- As a decorative element, after eating what is inside, she cleans it and places it on top of the cupboard or on the cabinet to decorate her house and, whenever she wants to go to the bathroom, she takes it with her.
Recipe Knidlette - Traditional Algerian Cake
Ingredients for 12 pieces
- 150 g cake/pastry flour
- 35 g unsalted butter, room temperature
- 48 g orange blossom water
- pinch of salt
- 250 g ground almonds
- 150 g powdered sugar
- zest of one lemon
- 10 g unsalted butter, room temperature
- 20 g orange blossom water + 20 g water
- 7 g maltose or honey
- 125 g ground almonds
- 100 g powdered sugar
- 18-20 g water
- yellow coloring paste
- holly green coloring paste
- white powder coloring
- gold and pearl sprinkles for decoration (optional)
- 75 g honey
- 75 g water
MATERIAL WE WILL NEED:
- pasta machine (optional, can be done with a rolling pin)
- 2 silpat, one of them perforated
- perforated tray
- cooling rack
- curly cutter (9-10 cm diameter)
- leaf-shaped and heart-shaped cutters with ejector
- pastry brush
- cling film
Prepare dough for Knidlette.
- In a bowl add the flour together with the powdered sugar and butter. Mix lightly with the help of a silicone spatula.
- Start adding the orange blossom water little by little and mixing at the same time. In my case I have been able to add 40 g of orange blossom water, but it will depend on the absorption capacity of your flour. This quantity can vary (being slightly higher or lower).
- We must obtain a soft dough, not sticky and very pleasant to handle. Important, it must not be dry either, when kneading, we must be able to do it easily and the dough must adhere to itself without leaving folds.
- Knead for a few minutes until the gluten has almost developed.
- Round, flatten slightly, cover with film and refrigerate while preparing the filling.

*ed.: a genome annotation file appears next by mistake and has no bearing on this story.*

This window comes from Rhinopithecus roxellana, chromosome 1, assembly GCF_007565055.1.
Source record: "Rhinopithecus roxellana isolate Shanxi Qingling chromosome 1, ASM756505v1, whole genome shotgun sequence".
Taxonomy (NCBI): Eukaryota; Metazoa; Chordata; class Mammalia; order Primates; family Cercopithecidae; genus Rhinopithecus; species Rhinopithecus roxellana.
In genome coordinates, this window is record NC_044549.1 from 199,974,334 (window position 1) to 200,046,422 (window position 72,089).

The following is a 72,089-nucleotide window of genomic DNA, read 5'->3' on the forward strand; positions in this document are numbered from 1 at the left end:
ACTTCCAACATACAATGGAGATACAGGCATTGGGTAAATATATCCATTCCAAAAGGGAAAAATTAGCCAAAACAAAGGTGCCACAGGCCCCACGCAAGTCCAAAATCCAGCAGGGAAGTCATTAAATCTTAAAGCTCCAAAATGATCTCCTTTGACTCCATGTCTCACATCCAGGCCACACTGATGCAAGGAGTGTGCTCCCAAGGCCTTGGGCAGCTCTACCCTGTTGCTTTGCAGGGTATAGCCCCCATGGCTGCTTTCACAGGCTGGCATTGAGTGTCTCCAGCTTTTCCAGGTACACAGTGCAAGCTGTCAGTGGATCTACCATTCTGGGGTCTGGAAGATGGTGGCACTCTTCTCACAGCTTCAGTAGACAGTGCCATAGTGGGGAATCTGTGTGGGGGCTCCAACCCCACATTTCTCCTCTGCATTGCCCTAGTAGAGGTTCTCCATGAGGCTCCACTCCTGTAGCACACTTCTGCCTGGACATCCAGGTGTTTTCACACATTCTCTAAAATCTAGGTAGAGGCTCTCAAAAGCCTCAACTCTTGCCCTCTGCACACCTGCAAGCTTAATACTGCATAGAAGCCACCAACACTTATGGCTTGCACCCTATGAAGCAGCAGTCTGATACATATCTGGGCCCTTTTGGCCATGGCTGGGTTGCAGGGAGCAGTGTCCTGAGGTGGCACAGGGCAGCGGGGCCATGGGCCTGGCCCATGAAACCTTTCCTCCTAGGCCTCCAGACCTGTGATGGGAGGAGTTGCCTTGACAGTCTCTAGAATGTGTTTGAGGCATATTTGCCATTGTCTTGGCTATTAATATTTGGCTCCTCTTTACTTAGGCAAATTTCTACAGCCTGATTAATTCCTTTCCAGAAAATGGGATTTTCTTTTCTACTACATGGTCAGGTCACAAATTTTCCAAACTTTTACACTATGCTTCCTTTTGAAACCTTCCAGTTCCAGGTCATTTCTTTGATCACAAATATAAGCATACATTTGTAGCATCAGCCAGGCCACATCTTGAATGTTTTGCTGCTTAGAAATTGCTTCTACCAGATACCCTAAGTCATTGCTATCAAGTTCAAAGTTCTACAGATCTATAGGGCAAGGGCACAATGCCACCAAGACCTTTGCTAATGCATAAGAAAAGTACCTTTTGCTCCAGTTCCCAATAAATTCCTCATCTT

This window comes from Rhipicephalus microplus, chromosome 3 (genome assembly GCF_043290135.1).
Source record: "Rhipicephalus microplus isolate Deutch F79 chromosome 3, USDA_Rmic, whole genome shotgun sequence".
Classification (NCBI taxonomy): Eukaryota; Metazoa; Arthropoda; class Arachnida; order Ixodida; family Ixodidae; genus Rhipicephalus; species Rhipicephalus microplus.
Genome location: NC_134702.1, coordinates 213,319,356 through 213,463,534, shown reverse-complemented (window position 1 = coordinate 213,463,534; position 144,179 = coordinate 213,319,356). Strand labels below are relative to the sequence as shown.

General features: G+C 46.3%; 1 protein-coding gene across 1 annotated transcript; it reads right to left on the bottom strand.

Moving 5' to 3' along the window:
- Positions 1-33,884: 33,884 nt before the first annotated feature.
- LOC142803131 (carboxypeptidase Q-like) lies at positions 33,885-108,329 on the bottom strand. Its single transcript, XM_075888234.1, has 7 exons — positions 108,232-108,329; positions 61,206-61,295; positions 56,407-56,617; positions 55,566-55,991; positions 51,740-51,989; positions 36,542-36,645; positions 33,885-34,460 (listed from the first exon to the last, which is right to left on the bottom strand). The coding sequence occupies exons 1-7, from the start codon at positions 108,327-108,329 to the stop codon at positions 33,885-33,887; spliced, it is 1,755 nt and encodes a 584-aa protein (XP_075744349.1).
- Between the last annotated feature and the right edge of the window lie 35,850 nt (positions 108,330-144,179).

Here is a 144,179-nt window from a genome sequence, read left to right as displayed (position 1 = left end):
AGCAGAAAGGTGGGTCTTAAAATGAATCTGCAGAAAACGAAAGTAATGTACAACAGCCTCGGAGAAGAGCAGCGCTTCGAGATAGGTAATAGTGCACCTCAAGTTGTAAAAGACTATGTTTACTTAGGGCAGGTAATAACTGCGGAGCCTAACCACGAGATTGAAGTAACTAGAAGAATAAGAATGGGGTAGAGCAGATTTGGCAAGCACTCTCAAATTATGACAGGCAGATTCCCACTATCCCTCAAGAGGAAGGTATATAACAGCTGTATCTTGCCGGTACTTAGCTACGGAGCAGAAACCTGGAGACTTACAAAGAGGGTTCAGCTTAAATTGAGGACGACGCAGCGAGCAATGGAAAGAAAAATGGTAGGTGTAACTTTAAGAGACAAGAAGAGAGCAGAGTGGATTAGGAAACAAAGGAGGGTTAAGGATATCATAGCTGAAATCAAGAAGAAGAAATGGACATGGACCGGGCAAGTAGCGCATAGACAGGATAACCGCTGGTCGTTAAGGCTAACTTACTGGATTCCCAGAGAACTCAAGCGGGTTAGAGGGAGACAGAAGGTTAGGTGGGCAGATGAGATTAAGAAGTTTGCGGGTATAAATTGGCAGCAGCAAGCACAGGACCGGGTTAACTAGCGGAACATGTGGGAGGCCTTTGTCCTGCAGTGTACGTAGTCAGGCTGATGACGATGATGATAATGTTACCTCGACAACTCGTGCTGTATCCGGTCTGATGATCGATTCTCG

Prepare almond filling or marzipan.
- Incorporate ground almonds together with powdered sugar and half of the liquids in a bowl. Mix lightly.
- Grate the peel of one lemon and add it to the almond mixture along with the butter and maltose or honey and the rest of the liquid ingredients. Mix.
- Begin to mix with our hands. We must obtain a manageable almond paste that does not crumble.
- Shape a cylinder, cover with film and let it rest for 30 minutes.
- After this time, divide the almond paste into 14 pieces of approximately 30-33 g each.
- Shape into a slightly oval shape and cover with plastic wrap to prevent it from drying out.
- With the help of a scraper, cut half of the dough. The rest of the dough is covered with plastic wrap to prevent it from drying out.
- Flatten with the help of a rolling pin, fold the dough like a triptych, flatten again with the rolling pin and repeat the process. Repeat this step 3-4 times, it will help us to refine the dough and obtain a smooth and homogeneous finish.
- To stretch the dough, we can do it with the rolling pin or using a pasta machine. To give the final thickness to the dough we can use level 2, the ideal is that the dough is thin, but without overdoing it so that it does not break when handling it or when forming the pastries.
- Place the dough on a clean work surface.
- With the help of a curly cookie cutter, 9-10 cm in diameter, cut out pieces that will be the base of our cakes.
- The diameter of the pieces should be large enough to cover the sides of the marzipan piece. In my case, after cutting each piece, I stretched a little more with the rolling pin to achieve a much thinner dough.
- Place the marzipan piece on top of the cut dough and wrap it around, trying to create folds.
- Press with your fingers, a little above the middle of the piece (to give it the shape of a basket or bag).
- Place on a tray lined with a perforated mat, silpat or Teflon.
- Shape the rest of the pieces in the same way as the first one.
- Once our pieces are shaped, we will have to let them dry overnight at room temperature.
- Cover them with a cotton cloth to prevent dust from falling on them. Our purpose is that the outer dough hardens.
- In a large bowl, mix the ground almonds with the powdered sugar, honey/maltose and water.
- Start mixing the ingredients with the help of a silicone spatula. Once it begins to acquire a more solid consistency, we move on to work with our hands.
- Knead the mixture very well until a uniform, smooth and manageable consistency is achieved.
- Divide into 3 pieces; two 110 g pieces and one 30 g piece. The 110 g pieces are for the green and white color, the 30 g piece is for the yellow color.
- Take one of the pieces and add the coloring, mix very well to obtain a marzipan of uniform color. If we notice that it is too dry, add a few drops of water. Cover with cling film and set aside.
- For the green color I made two shades, one with more coloring than the other.
- Let stand in the refrigerator for 24 hours.